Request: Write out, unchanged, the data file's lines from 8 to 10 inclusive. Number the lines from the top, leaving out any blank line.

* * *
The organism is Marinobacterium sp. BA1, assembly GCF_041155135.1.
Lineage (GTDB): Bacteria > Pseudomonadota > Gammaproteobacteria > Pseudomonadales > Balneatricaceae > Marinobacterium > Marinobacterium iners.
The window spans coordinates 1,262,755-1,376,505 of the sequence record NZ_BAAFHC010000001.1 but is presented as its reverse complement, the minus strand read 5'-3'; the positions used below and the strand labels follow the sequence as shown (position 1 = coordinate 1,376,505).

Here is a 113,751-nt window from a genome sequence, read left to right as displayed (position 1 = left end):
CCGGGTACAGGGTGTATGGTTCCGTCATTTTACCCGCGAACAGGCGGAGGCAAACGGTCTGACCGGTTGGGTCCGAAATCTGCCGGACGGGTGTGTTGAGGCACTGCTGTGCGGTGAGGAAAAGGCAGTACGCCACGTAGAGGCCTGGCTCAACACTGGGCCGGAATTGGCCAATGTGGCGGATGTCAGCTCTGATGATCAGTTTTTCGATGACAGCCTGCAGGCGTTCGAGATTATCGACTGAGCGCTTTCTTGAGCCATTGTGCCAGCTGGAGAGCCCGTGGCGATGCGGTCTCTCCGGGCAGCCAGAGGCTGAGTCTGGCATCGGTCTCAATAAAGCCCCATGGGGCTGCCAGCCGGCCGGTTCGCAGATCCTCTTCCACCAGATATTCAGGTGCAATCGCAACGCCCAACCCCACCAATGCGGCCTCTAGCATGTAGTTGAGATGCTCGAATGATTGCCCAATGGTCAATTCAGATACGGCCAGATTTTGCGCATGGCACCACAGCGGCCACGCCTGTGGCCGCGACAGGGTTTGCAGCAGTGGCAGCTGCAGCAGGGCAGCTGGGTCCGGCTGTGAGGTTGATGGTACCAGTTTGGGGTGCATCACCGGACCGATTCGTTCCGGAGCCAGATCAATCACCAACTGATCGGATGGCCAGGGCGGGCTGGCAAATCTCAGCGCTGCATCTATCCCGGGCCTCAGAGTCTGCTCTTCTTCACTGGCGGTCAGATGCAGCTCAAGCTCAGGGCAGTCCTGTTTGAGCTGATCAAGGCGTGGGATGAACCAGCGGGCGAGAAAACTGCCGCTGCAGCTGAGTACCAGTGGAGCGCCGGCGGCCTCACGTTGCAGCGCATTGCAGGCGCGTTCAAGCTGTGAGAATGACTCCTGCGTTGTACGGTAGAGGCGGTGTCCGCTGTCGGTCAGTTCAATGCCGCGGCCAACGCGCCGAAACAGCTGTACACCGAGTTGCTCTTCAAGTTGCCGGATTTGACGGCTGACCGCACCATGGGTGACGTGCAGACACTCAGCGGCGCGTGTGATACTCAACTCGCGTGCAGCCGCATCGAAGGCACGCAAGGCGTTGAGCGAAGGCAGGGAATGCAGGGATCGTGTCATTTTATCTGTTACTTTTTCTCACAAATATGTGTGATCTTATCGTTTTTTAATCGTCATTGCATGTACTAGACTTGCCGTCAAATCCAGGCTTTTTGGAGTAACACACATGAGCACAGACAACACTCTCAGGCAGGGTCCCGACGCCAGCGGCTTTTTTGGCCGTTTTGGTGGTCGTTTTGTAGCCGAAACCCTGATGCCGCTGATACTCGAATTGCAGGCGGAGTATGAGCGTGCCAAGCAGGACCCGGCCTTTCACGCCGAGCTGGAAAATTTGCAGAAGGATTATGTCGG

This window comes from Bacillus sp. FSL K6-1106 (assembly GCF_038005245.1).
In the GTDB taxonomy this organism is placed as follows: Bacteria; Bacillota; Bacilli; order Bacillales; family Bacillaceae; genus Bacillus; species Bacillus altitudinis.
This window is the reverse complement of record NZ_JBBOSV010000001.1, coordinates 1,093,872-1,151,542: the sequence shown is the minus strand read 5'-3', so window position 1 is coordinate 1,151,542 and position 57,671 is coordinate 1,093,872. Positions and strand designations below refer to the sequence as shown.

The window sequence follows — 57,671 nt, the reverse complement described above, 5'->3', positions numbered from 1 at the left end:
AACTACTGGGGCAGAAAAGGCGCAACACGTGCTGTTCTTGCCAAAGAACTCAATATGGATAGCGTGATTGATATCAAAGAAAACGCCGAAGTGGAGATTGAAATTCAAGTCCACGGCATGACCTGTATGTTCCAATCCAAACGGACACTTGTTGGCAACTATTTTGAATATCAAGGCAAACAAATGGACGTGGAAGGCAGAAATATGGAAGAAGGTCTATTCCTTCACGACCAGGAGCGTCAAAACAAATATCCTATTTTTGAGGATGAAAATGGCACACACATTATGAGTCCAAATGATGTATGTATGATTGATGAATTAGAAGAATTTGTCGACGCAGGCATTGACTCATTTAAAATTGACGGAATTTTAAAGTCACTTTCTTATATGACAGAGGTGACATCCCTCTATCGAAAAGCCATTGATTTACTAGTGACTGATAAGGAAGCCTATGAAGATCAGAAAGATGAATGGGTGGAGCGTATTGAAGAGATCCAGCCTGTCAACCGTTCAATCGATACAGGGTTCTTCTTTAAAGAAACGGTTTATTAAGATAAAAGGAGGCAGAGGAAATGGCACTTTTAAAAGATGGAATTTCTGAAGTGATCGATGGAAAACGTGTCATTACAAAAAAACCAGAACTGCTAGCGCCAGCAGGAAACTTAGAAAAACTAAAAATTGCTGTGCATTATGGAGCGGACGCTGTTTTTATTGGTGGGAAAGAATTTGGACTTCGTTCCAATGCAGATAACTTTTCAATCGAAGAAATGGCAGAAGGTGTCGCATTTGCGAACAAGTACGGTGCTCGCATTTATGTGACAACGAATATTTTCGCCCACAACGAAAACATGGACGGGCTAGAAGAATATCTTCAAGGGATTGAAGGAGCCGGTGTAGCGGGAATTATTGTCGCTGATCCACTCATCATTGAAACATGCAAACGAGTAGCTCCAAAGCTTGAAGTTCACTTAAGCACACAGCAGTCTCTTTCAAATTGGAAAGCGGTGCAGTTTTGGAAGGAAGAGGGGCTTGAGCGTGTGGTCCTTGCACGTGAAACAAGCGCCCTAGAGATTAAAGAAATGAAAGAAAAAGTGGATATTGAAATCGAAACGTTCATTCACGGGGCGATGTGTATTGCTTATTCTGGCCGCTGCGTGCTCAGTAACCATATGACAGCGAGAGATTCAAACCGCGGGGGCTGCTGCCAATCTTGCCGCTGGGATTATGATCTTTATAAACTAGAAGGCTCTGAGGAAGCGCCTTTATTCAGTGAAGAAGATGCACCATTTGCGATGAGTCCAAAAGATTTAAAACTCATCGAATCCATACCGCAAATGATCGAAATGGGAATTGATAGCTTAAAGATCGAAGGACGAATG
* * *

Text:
This window is the reverse complement of record NZ_JBBOSV010000001.1, coordinates 1,093,872-1,151,542: the sequence shown is the minus strand read 5'-3', so window position 1 is coordinate 1,151,542 and position 57,671 is coordinate 1,093,872. Positions and strand designations below refer to the sequence as shown.

The window sequence follows — 57,671 nt, the reverse complement described above, 5'->3', positions numbered from 1 at the left end:
AACTACTGGGGCAGAAAAGGCGCAACACGTGCTGTTCTTGCCAAAGAACTCAATATGGATAGCGTGATTGATATCAAAGAAAACGCCGAAGTGGAGATTGAAATTCAAGTCCACGGCATGACCTGTATGTTCCAATCCAAACGGACACTTGTTGGCAACTATTTTGAATATCAAGGCAAACAAATGGACGTGGAAGGCAGAAATATGGAAGAAGGTCTATTCCTTCACGACCAGGAGCGTCAAAACAAATATCCTATTTTTGAGGATGAAAATGGCACACACATTATGAGTCCAAATGATGTATGTATGATTGATGAATTAGAAGAATTTGTCGACGCAGGCATTGACTCATTTAAAATTGACGGAATTTTAAAGTCACTTTCTTATATGACAGAGGTGACATCCCTCTATCGAAAAGCCATTGATTTACTAGTGACTGATAAGGAAGCCTATGAAGATCAGAAAGATGAATGGGTGGAGCGTATTGAAGAGATCCAGCCTGTCAACCGTTCAATCGATACAGGGTTCTTCTTTAAAGAAACGGTTTATTAAGATAAAAGGAGGCAGAGGAAATGGCACTTTTAAAAGATGGAATTTCTGAAGTGATCGATGGAAAACGTGTCATTACAAAAAAACCAGAACTGCTAGCGCCAGCAGGAAACTTAGAAAAACTAAAAATTGCTGTGCATTATGGAGCGGACGCTGTTTTTATTGGTGGGAAAGAATTTGGACTTCGTTCCAATGCAGATAACTTTTCAATCGAAGAAATGGCAGAAGGTGTCGCATTTGCGAACAAGTACGGTGCTCGCATTTATGTGACAACGAATATTTTCGCCCACAACGAAAACATGGACGGGCTAGAAGAATATCTTCAAGGGATTGAAGGAGCCGGTGTAGCGGGAATTATTGTCGCTGATCCACTCATCATTGAAACATGCAAACGAGTAGCTCCAAAGCTTGAAGTTCACTTAAGCACACAGCAGTCTCTTTCAAATTGGAAAGCGGTGCAGTTTTGGAAGGAAGAGGGGCTTGAGCGTGTGGTCCTTGCACGTGAAACAAGCGCCCTAGAGATTAAAGAAATGAAAGAAAAAGTGGATATTGAAATCGAAACGTTCATTCACGGGGCGATGTGTATTGCTTATTCTGGCCGCTGCGTGCTCAGTAACCATATGACAGCGAGAGATTCAAACCGCGGGGGCTGCTGCCAATCTTGCCGCTGGGATTATGATCTTTATAAACTAGAAGGCTCTGAGGAAGCGCCTTTATTCAGTGAAGAAGATGCACCATTTGCGATGAGTCCAAAAGATTTAAAACTCATCGAATCCATACCGCAAATGATCGAAATGGGAATTGATAGCTTAAAGATCGAAGGACGAATG